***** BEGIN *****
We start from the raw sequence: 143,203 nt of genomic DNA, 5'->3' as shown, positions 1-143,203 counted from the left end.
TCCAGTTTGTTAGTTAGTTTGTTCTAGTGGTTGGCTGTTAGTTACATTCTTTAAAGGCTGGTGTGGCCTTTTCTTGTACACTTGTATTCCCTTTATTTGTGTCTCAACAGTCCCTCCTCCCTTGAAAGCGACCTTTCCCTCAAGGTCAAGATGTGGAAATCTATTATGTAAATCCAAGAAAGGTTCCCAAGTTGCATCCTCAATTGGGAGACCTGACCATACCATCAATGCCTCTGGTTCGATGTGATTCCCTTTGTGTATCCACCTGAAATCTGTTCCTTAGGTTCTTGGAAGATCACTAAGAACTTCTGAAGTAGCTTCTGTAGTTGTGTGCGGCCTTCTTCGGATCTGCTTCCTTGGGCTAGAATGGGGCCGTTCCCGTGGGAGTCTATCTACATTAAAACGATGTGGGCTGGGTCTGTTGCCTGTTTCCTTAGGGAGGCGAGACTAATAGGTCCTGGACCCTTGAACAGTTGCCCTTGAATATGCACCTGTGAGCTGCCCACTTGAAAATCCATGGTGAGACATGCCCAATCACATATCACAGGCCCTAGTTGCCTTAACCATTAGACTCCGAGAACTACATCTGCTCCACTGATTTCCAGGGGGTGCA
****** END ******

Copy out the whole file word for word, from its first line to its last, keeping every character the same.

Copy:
We start from the raw sequence: 143,203 nt of genomic DNA, 5'->3' as shown, positions 1-143,203 counted from the left end.
TCCAGTTTGTTAGTTAGTTTGTTCTAGTGGTTGGCTGTTAGTTACATTCTTTAAAGGCTGGTGTGGCCTTTTCTTGTACACTTGTATTCCCTTTATTTGTGTCTCAACAGTCCCTCCTCCCTTGAAAGCGACCTTTCCCTCAAGGTCAAGATGTGGAAATCTATTATGTAAATCCAAGAAAGGTTCCCAAGTTGCATCCTCAATTGGGAGACCTGACCATACCATCAATGCCTCTGGTTCGATGTGATTCCCTTTGTGTATCCACCTGAAATCTGTTCCTTAGGTTCTTGGAAGATCACTAAGAACTTCTGAAGTAGCTTCTGTAGTTGTGTGCGGCCTTCTTCGGATCTGCTTCCTTGGGCTAGAATGGGGCCGTTCCCGTGGGAGTCTATCTACATTAAAACGATGTGGGCTGGGTCTGTTGCCTGTTTCCTTAGGGAGGCGAGACTAATAGGTCCTGGACCCTTGAACAGTTGCCCTTGAATATGCACCTGTGAGCTGCCCACTTGAAAATCCATGGTGAGACATGCCCAATCACATATCACAGGCCCTAGTTGCCTTAACCATTAGACTCCGAGAACTACATCTGCTCCACTGATTTCCAGGGGGTGCA